All of us in EMS have felt the frustration of being dispatched to the local nursing home for "abnormal labs", but we rarely appreciate why this can constitute an emergency.  If EMS providers are not careful, they can find themselves treating an arrythmia or seizure instead of a seemingly stable patient.  This session will introduce EMS providers to the CBC (comprehensive blood count), CMP (comprehensive metabolic panel), and other lab tests they may encounter in the field.  We will discuss risk factors, clinical presentations, reference ranges, and prehospital care for common laboratory abnormalities, in addition to reviewing several clinical scenarios to apply our newfound knowledge. This session is appropriate for all EMS levels.


Cold and Heat Emergencies: From Zero to a Hundred Degrees in Sixty Minutes
Dr. Philip Walker | UPMC Emergency Medicine
CONED:

This presentation will cover the recognition and management of environmental emergencies caused by the cold as well as the heat, including hypothermia, frostbite, and heat stroke. This session is appropriate for all EMS levels.


Diabetic Emergencies
Dr. Dylan Morris | STAT MedEvac
CONED:

EMS frequently encounters diabetic emergencies. However, these patients are often complicated and managing them like a pro requires a good understanding of the many pearls and pitfalls of hyper- and hypoglycemic emergencies. This session is appropriate for all EMS levels.



Thursday March 23 1:30pm to 2:30pm
Do You Know How to Cry?
Gene Giraulo | Canonsburg Hospital
CONED:

Do you cry when you are sad, mad, happy or frustrated?  Well, you should know, it's ok and even encouraged if you do!  Mental health in EMS is a very important and sometimes missed issue. Come to this lecture and understand that not only is it OK to cry, but also encouraged and good for you.   This session is appropriate for all EMS levels.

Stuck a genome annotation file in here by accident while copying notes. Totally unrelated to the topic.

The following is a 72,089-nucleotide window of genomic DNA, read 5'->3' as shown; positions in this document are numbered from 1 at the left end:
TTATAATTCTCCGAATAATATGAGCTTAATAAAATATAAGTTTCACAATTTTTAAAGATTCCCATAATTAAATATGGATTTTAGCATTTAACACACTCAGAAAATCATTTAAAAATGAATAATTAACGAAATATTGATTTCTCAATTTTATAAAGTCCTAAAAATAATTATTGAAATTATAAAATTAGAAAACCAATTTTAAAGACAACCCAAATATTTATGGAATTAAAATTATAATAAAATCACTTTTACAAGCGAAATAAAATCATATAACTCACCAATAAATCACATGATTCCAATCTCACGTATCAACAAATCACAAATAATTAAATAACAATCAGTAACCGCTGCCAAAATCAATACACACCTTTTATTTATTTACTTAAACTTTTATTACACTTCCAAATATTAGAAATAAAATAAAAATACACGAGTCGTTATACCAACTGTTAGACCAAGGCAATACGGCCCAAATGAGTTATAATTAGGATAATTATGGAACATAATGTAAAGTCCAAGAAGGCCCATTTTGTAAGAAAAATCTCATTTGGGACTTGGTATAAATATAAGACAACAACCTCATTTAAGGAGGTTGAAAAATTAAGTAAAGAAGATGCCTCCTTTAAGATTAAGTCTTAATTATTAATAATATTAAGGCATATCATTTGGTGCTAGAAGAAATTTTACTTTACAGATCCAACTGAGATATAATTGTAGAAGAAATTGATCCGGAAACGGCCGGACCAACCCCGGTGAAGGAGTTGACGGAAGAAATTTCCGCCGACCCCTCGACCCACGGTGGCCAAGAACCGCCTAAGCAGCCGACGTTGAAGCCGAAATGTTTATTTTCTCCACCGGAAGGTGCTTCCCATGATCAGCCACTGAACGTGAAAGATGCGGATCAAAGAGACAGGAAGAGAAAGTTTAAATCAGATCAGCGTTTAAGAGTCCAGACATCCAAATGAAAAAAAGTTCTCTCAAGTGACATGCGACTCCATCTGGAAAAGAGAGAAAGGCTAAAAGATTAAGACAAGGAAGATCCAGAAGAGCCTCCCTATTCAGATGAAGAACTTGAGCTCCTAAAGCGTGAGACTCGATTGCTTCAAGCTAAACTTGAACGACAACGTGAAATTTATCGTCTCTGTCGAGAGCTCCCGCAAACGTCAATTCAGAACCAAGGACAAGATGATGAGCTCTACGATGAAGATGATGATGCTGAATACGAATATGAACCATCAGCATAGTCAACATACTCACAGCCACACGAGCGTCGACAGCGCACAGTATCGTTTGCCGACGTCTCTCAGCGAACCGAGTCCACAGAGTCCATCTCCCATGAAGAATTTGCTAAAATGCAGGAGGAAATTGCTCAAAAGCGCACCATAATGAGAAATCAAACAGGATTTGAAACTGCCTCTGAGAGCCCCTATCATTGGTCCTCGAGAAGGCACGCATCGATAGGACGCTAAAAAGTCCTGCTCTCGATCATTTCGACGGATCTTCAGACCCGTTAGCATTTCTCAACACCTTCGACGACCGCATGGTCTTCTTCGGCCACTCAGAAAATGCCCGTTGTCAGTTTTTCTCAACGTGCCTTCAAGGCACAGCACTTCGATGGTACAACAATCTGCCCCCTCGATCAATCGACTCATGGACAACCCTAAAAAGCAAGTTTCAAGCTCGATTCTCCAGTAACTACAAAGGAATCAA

Interfacility Transport--Challenges, Regulations and Perception
Dr. Matthew Poremba | Allegheny Health Network
CONED:

This lecture is to provide information on interfacility transport, regulations governed by the state and federal entities. Also challenges perceptions experienced by crews and the community. This session is appropriate for all EMS levels.


Lung Sounds--Do You Hear What I Hear?
Dr. Dylan Morris | STAT MedEvac
CONED:

Ever had a patient ask "how do my lung sounds?" Not quite sure how to answer? Come to this talk where we will review common lung sounds, listen to actual examples, and the conditions that create those sounds. This interactive session will use cases to help illustrate the importance of the basic physical exam and how listening can drive appropriate treatment. This session is appropriate for all EMS levels.


People Don't (Usually) Just Fall Down
Jonathon Jenkins | Mutual Aid Ambulance Service
CONED:

Often as EMS providers we are called to the "fall" or even more mundane sounding, the dreaded "lift assist." We arrive, we help the patient up, and on our way we go. But when was the last time you stopped to think about how the patient actually ended up on the floor in the first place? Do some patients just trip over the cat? Certainly. But more often than not, our fall patients are sicker than we perceive, and need our help to facilitate their care. Join me, as we explore the intricate components of patient assessment in a way that will help us all ensure there isn't more than meets the eye! This session is appropriate for all EMS levels.


Should We Light 'Em Up, Up, Up?
Brian Maloney | Plum EMS
CONED: